The other part of the OP's question is whether it's harder for the ordinary new mother.

 

That depends on the person. 

 

If the person is a dead fish floating down a river, then no, it's not hard until their child pays the price. 

 

If the person is a person swimming against the tide, who has done the research properly, nothing will matter to them.  They will have very strong convictions, and be armed with credible information.

 

The group who it is difficult for, is the person who doesn't want to vaccinate, but is ruled by their emotions, doesn't realise how little they know, and can have their convictions easily challenged because they haven't done due diligence at the beginning and kept their mouths shut, until they know what they are talking about. 

 

So those people don't appear to realise how much they need to know, not just about vaccines, but about the diseases AND about nutrition etc.

 

These are the people who need help to realise that they need to know more than they do. The problem is how to do that tactfully. But they shouldn't be spoonfed, even though that's usually what is wanted.  "Tell me the answer..." ... they need to see that it's important to "catch their own fish" and this is where difficulties can arise, particularly if people feel that the text-message, help-desk "entitlement" principle applies = "you know, you tell, it's my right, now".

 

So now I will use the word "you" generically.

 

The problem with that paradigm, is that when things get tough, and you land up with a child with serious issues and no-one to tell you what you feel entitled to know, your defences can be shattered, because you don't know how to "fish" yourself.

 

I know what that feels like becuase way back in 1981, when all alone, I had to teach myself to fish, or I would have sunk.

 

But 1981 wasn't the era of text messages, or an "entitlement" mindset.  Most people then knew how to use a Dewey system, and how to at least find ifnromation from the resources available.

 

So in that sense, it's hard to compare today, with 33 years ago.

 

Not only is  the technology radically different, but how people think is different and how people respond is different.

 

When I first started reading at Mothering 13 years ago, the calibre of discussion was very different as well. 

 

There was only one vaccination board, and people really wanted to get into the nitty gritty of issues.  I only had one interest which was vaccines, but then you were "encouraged" to participate in other forums as well, which I tried, to do, but couldn't do.  I don't "do" fluff, and to me other issues were a waste of my time, which has always been limited.

 

Yes, there was some flamethrowing here at the start in 2000, but that was more likely on other forums than vaccinations.  As time went on though, the flamethrowers arrived here in force, which presented problems since my natural tendency is to fight fire with fire :)  and I have foot in mouth disease blush.gif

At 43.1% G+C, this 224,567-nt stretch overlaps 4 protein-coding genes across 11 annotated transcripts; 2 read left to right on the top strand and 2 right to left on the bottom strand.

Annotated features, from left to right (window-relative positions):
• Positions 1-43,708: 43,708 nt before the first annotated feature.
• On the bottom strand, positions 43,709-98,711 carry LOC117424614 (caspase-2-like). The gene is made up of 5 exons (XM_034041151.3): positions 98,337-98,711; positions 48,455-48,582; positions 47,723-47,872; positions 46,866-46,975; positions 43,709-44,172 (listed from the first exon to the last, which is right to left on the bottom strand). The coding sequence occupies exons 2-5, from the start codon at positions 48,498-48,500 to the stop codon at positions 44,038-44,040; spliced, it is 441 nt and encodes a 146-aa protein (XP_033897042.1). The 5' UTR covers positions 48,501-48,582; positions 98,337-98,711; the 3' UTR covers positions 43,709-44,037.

I hardly every come here now, simply because  Mothering is now so large, and it's been hard to see where the people are, who want to learn to fish rather than  flamethrow or fling fluff.  I still haven't perfected the control of the FIM disease.

 

I've always believed that if you really want answers, you WILL find them, regardless of the difficulties others around you attempt throw at you....

 

typical Tuatara rant this :)


Edited by Momtezuma Tuatara - 6/28/13 at 3:02pm
post #6 of 33

MT, I have always loved your rants. joy.gif Reading the Vaccination board when I joined in 2002 with two unvaxed young ones, I learned so much in a very short space of time. What residue fear I might have had around vaccines, quickly dissolved, and I arrived at the place of peace with my choice to keep my children vaccine-free. I am so grateful for the wisdom imparted by you and the other independent thinkers who posted back then.

 

The pro-vax lobby has really upped the anty, so I think it is much harder for young parents now to get to the place of peace with their decision. Parents today are bombarded with vaxganda to a far greater degree than us oldies were. You can't scare me with measles. Had it, and survived, thankyouverymuch.

post #7 of 33

I wonder why this is though.  These young mothers are much more au fait with IT than I am.

 

Is it because they are captured by addictive facile facebook, and spend all their time posting photos of the toast they are about to eat?

 

I guess I'm a dinosaur and don't understand why it is that young parents today feel the need to toe the party line, or dissolve in a blob like a jelly without enough gelatine.

 

Where I live, the only increase in vaxganda is phone text messaging, facebook, twitter and other stuff which to me is crap... but fits in perhaps with the modern mindset?

 

There has been no increase in newpapers or magazines though.  That's about the same.  i can't comment on TV because I don't have it dizzy.gif

 

So I find myself in a position perhaps where there is a .................................. generation gap.

 

I just don't get why young mothers have difficulty finding the backbone you and I had to get via hard slog;....

 

Call me stupid, because perhaps I am.

post #8 of 33

I do think it is in part due to modern social media. Yes, there is so much more information easily available today, and people are waking up. The mainstream media really has become irrelevant, and to those who see, it clearly a vehicle for the dissemination of propaganda in order for the elite to control the general population. It is the alternative media that has the most influence now, and the medium to which Bill Gates and his dirty tricks brigade have turned to to try and discredit the voices of dissent. (Very smart of you not to allow comments on your blog, we don't need any more 25 year old white males putting in their two penneth.)